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Overcompensation Isn’t Always Harmful

The concept of overcompensation and its effects have been stewing at the back of my mind for over one year. Overcompensation, the act of going above and beyond in certain areas to cover for those that lack, was something I was familiar with; part of my anxiety means that I function under hyper-awareness, intense self-reflection and catastrophising, often more obsessive worry than anything positive. 

Little over a year ago an activist I admire very much, Luvvie Ajayi, posted on facebook about ‘fauxtivism’. Luvvie’s post caused controversy, and one part, in particular, struck me:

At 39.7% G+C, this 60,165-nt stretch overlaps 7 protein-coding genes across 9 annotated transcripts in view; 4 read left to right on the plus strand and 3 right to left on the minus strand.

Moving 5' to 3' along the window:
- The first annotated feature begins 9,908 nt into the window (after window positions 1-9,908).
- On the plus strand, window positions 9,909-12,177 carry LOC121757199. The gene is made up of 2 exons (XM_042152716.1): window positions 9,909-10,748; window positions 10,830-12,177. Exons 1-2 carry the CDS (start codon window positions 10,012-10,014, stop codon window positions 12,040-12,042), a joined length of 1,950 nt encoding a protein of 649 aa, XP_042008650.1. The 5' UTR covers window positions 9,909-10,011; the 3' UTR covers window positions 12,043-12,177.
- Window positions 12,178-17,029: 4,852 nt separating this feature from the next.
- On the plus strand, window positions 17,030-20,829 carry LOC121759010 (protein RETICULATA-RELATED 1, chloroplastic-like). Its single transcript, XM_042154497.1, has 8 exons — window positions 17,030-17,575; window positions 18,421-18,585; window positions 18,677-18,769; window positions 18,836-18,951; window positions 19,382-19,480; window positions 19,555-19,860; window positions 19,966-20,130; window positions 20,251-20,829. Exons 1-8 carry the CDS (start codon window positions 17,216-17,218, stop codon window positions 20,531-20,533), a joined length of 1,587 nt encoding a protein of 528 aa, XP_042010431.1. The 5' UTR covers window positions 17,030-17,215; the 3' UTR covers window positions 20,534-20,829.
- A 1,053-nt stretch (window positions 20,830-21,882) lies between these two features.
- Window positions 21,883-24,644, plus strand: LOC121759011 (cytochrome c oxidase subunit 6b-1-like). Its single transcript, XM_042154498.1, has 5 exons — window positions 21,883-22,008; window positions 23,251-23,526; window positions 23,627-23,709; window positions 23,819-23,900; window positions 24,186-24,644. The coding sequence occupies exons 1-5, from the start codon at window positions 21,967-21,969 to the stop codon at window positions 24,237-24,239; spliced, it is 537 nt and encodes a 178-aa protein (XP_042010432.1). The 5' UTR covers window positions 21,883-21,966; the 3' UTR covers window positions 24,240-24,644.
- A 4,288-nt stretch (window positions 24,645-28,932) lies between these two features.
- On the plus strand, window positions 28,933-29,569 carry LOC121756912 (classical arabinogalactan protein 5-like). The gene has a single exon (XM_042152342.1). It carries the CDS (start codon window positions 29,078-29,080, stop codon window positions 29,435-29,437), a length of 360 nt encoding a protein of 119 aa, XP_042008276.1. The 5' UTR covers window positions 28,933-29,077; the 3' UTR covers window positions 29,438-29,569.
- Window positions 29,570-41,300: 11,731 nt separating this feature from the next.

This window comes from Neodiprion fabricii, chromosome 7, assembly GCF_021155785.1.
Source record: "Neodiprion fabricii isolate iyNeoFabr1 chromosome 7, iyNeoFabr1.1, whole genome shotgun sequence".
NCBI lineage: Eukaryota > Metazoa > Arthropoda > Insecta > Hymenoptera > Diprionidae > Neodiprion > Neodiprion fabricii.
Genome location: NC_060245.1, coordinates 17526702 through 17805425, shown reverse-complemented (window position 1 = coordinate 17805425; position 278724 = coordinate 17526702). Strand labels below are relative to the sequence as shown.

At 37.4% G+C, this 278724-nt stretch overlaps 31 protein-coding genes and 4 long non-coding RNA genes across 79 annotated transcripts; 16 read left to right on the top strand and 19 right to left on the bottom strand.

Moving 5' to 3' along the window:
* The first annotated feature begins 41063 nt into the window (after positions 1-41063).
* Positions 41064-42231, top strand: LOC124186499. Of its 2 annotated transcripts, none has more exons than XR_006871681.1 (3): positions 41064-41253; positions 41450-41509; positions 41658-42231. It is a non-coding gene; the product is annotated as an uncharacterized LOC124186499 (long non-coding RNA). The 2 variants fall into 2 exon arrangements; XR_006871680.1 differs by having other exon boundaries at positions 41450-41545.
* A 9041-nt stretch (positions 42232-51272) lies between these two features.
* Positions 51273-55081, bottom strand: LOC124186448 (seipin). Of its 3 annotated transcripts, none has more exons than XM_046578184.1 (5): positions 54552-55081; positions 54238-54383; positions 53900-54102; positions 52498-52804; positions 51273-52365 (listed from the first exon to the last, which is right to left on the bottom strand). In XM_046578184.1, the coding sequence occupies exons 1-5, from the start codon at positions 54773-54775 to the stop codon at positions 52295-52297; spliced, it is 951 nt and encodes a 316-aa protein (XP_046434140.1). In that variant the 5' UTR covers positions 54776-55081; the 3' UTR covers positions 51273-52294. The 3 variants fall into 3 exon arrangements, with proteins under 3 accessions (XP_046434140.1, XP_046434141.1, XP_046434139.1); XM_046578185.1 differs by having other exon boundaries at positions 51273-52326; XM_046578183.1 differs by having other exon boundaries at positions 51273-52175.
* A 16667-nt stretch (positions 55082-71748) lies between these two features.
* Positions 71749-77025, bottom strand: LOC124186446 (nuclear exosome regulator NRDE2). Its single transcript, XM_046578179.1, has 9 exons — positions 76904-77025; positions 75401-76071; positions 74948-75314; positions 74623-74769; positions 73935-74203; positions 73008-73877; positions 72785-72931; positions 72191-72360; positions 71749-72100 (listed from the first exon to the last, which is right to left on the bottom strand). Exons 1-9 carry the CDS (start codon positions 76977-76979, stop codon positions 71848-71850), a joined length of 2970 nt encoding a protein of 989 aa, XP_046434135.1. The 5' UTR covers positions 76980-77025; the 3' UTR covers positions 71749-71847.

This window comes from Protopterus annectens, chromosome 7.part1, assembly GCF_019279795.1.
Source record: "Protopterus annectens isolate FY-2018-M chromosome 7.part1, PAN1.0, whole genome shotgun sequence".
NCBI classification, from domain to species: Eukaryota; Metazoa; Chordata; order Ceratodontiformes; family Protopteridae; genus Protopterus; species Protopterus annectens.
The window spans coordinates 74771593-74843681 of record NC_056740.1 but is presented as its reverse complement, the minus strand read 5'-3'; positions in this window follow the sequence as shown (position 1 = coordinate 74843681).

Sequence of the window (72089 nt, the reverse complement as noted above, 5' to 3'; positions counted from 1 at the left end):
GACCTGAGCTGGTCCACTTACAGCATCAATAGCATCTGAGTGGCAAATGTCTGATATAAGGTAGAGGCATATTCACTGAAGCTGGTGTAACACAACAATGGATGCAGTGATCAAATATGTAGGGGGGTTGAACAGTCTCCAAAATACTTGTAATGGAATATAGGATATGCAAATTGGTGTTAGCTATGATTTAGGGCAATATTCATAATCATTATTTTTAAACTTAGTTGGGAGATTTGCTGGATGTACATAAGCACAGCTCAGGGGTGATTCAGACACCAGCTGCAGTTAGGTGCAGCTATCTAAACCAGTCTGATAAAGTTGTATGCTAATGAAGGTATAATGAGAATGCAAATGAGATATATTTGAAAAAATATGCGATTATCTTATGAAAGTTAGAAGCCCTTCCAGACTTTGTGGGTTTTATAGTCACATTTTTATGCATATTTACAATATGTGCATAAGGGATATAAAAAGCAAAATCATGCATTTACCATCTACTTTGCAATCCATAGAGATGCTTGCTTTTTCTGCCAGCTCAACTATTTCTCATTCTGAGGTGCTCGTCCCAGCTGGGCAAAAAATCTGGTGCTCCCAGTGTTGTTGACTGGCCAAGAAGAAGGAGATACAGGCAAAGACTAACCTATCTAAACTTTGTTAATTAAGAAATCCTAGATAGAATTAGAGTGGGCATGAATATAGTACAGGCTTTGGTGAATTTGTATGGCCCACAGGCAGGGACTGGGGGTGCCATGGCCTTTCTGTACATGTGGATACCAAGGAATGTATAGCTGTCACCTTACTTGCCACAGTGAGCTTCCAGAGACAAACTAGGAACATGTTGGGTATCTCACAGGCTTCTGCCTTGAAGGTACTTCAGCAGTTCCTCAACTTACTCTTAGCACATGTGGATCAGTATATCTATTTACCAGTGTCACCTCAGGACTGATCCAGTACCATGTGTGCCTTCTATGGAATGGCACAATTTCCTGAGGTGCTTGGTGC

And what’s interesting is, a lot of the most CAPS CAPS CAPSing “activists” out here are of mixed race descent. I just wanna tell them that they can chill. You don’t have to make up for the lack of melanin in your skin by always using your outside voice, even in situations that don’t warrant it. Tuck in your overcompensation. It’s like they’re performing Blackness based on anger, which is insulting’. [sic]

As a mixed race Black woman who had only recently begun to use my outside voice to speak against injustice and to advocate for mental health, Luvvie’s post rattled me: I’d always cared deeply about equality and justice, but how could I strike a balance between doing impactful work, and harbouring any motives stemming from overcompensation? During my life I have had many privileges, even within my Blackness. Access to education, light skin privilege, access to medication for my mental illness, to name a few. These, together with other parts of my identity that I am yet to unpack, have all contributed to my need to overcompensate in one way or another in the context of my advocacy and outspokenness about justice.